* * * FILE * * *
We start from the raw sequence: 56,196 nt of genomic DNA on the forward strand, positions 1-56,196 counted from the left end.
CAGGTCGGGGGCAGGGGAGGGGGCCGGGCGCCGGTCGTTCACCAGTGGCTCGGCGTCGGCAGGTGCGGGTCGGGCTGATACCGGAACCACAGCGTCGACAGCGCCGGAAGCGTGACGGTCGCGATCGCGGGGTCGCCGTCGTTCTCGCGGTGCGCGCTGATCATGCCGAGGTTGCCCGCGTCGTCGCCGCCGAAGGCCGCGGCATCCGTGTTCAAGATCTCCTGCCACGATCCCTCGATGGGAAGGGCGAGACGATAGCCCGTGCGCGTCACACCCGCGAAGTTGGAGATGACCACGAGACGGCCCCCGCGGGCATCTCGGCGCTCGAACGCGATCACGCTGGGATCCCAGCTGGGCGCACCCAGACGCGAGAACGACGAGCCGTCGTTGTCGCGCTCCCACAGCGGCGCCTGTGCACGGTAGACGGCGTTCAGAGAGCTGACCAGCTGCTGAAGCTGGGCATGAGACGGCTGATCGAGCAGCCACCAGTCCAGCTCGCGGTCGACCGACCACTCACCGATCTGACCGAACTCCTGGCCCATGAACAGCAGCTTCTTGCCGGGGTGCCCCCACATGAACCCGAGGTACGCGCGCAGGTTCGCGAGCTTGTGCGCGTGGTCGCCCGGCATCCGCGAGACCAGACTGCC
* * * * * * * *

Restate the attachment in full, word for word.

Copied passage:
We start from the raw sequence: 56,196 nt of genomic DNA on the forward strand, positions 1-56,196 counted from the left end.
CAGGTCGGGGGCAGGGGAGGGGGCCGGGCGCCGGTCGTTCACCAGTGGCTCGGCGTCGGCAGGTGCGGGTCGGGCTGATACCGGAACCACAGCGTCGACAGCGCCGGAAGCGTGACGGTCGCGATCGCGGGGTCGCCGTCGTTCTCGCGGTGCGCGCTGATCATGCCGAGGTTGCCCGCGTCGTCGCCGCCGAAGGCCGCGGCATCCGTGTTCAAGATCTCCTGCCACGATCCCTCGATGGGAAGGGCGAGACGATAGCCCGTGCGCGTCACACCCGCGAAGTTGGAGATGACCACGAGACGGCCCCCGCGGGCATCTCGGCGCTCGAACGCGATCACGCTGGGATCCCAGCTGGGCGCACCCAGACGCGAGAACGACGAGCCGTCGTTGTCGCGCTCCCACAGCGGCGCCTGTGCACGGTAGACGGCGTTCAGAGAGCTGACCAGCTGCTGAAGCTGGGCATGAGACGGCTGATCGAGCAGCCACCAGTCCAGCTCGCGGTCGACCGACCACTCACCGATCTGACCGAACTCCTGGCCCATGAACAGCAGCTTCTTGCCGGGGTGCCCCCACATGAACCCGAGGTACGCGCGCAGGTTCGCGAGCTTGTGCGCGTGGTCGCCCGGCATCCGCGAGACCAGACTGCC